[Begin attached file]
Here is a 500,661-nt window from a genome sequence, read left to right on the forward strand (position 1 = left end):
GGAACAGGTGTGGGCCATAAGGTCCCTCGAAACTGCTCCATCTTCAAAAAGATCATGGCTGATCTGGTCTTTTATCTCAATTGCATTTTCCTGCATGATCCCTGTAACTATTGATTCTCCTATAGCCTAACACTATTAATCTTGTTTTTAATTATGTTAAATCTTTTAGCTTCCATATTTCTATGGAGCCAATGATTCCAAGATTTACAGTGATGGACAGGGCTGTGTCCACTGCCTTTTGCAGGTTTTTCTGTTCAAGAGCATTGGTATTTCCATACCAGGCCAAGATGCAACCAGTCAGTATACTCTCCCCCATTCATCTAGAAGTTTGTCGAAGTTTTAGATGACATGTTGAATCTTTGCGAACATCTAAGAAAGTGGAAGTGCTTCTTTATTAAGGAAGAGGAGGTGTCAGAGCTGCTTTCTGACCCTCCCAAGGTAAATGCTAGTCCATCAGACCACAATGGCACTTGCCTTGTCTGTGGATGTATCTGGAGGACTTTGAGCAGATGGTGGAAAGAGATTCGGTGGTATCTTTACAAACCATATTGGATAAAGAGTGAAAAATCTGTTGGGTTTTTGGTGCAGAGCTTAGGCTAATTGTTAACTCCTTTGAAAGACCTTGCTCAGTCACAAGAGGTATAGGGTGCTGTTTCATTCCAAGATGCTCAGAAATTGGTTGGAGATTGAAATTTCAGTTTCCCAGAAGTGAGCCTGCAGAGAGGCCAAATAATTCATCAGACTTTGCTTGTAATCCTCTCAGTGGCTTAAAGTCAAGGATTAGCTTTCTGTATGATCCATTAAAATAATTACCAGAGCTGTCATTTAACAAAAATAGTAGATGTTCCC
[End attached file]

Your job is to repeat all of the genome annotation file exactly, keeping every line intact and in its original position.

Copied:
Here is a 500,661-nt window from a genome sequence, read left to right on the forward strand (position 1 = left end):
GGAACAGGTGTGGGCCATAAGGTCCCTCGAAACTGCTCCATCTTCAAAAAGATCATGGCTGATCTGGTCTTTTATCTCAATTGCATTTTCCTGCATGATCCCTGTAACTATTGATTCTCCTATAGCCTAACACTATTAATCTTGTTTTTAATTATGTTAAATCTTTTAGCTTCCATATTTCTATGGAGCCAATGATTCCAAGATTTACAGTGATGGACAGGGCTGTGTCCACTGCCTTTTGCAGGTTTTTCTGTTCAAGAGCATTGGTATTTCCATACCAGGCCAAGATGCAACCAGTCAGTATACTCTCCCCCATTCATCTAGAAGTTTGTCGAAGTTTTAGATGACATGTTGAATCTTTGCGAACATCTAAGAAAGTGGAAGTGCTTCTTTATTAAGGAAGAGGAGGTGTCAGAGCTGCTTTCTGACCCTCCCAAGGTAAATGCTAGTCCATCAGACCACAATGGCACTTGCCTTGTCTGTGGATGTATCTGGAGGACTTTGAGCAGATGGTGGAAAGAGATTCGGTGGTATCTTTACAAACCATATTGGATAAAGAGTGAAAAATCTGTTGGGTTTTTGGTGCAGAGCTTAGGCTAATTGTTAACTCCTTTGAAAGACCTTGCTCAGTCACAAGAGGTATAGGGTGCTGTTTCATTCCAAGATGCTCAGAAATTGGTTGGAGATTGAAATTTCAGTTTCCCAGAAGTGAGCCTGCAGAGAGGCCAAATAATTCATCAGACTTTGCTTGTAATCCTCTCAGTGGCTTAAAGTCAAGGATTAGCTTTCTGTATGATCCATTAAAATAATTACCAGAGCTGTCATTTAACAAAAATAGTAGATGTTCCC